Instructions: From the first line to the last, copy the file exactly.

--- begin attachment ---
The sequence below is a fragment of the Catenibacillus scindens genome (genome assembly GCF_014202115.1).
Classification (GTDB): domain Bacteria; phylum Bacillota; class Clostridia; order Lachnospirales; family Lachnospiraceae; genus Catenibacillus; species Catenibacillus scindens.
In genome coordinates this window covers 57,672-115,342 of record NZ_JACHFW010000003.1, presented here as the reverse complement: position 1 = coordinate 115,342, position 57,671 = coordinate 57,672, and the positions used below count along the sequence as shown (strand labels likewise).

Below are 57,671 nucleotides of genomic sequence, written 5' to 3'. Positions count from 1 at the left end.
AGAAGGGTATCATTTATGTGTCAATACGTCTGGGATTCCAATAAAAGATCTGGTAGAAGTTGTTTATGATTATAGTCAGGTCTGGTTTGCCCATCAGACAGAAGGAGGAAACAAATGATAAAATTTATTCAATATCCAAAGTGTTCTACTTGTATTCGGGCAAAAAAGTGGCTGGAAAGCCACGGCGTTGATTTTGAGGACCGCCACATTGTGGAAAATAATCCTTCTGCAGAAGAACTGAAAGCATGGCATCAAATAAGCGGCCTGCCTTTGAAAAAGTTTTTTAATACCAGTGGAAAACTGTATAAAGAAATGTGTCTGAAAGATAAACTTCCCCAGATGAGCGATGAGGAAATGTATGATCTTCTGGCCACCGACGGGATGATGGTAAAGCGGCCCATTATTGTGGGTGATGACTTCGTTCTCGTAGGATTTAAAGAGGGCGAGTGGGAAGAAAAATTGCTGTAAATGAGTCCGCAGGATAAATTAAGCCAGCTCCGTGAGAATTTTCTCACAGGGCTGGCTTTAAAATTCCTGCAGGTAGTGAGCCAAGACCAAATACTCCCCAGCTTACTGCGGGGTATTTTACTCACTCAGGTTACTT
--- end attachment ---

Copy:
The sequence below is a fragment of the Catenibacillus scindens genome (genome assembly GCF_014202115.1).
Classification (GTDB): domain Bacteria; phylum Bacillota; class Clostridia; order Lachnospirales; family Lachnospiraceae; genus Catenibacillus; species Catenibacillus scindens.
In genome coordinates this window covers 57,672-115,342 of record NZ_JACHFW010000003.1, presented here as the reverse complement: position 1 = coordinate 115,342, position 57,671 = coordinate 57,672, and the positions used below count along the sequence as shown (strand labels likewise).

Below are 57,671 nucleotides of genomic sequence, written 5' to 3'. Positions count from 1 at the left end.
AGAAGGGTATCATTTATGTGTCAATACGTCTGGGATTCCAATAAAAGATCTGGTAGAAGTTGTTTATGATTATAGTCAGGTCTGGTTTGCCCATCAGACAGAAGGAGGAAACAAATGATAAAATTTATTCAATATCCAAAGTGTTCTACTTGTATTCGGGCAAAAAAGTGGCTGGAAAGCCACGGCGTTGATTTTGAGGACCGCCACATTGTGGAAAATAATCCTTCTGCAGAAGAACTGAAAGCATGGCATCAAATAAGCGGCCTGCCTTTGAAAAAGTTTTTTAATACCAGTGGAAAACTGTATAAAGAAATGTGTCTGAAAGATAAACTTCCCCAGATGAGCGATGAGGAAATGTATGATCTTCTGGCCACCGACGGGATGATGGTAAAGCGGCCCATTATTGTGGGTGATGACTTCGTTCTCGTAGGATTTAAAGAGGGCGAGTGGGAAGAAAAATTGCTGTAAATGAGTCCGCAGGATAAATTAAGCCAGCTCCGTGAGAATTTTCTCACAGGGCTGGCTTTAAAATTCCTGCAGGTAGTGAGCCAAGACCAAATACTCCCCAGCTTACTGCGGGGTATTTTACTCACTCAGGTTACTT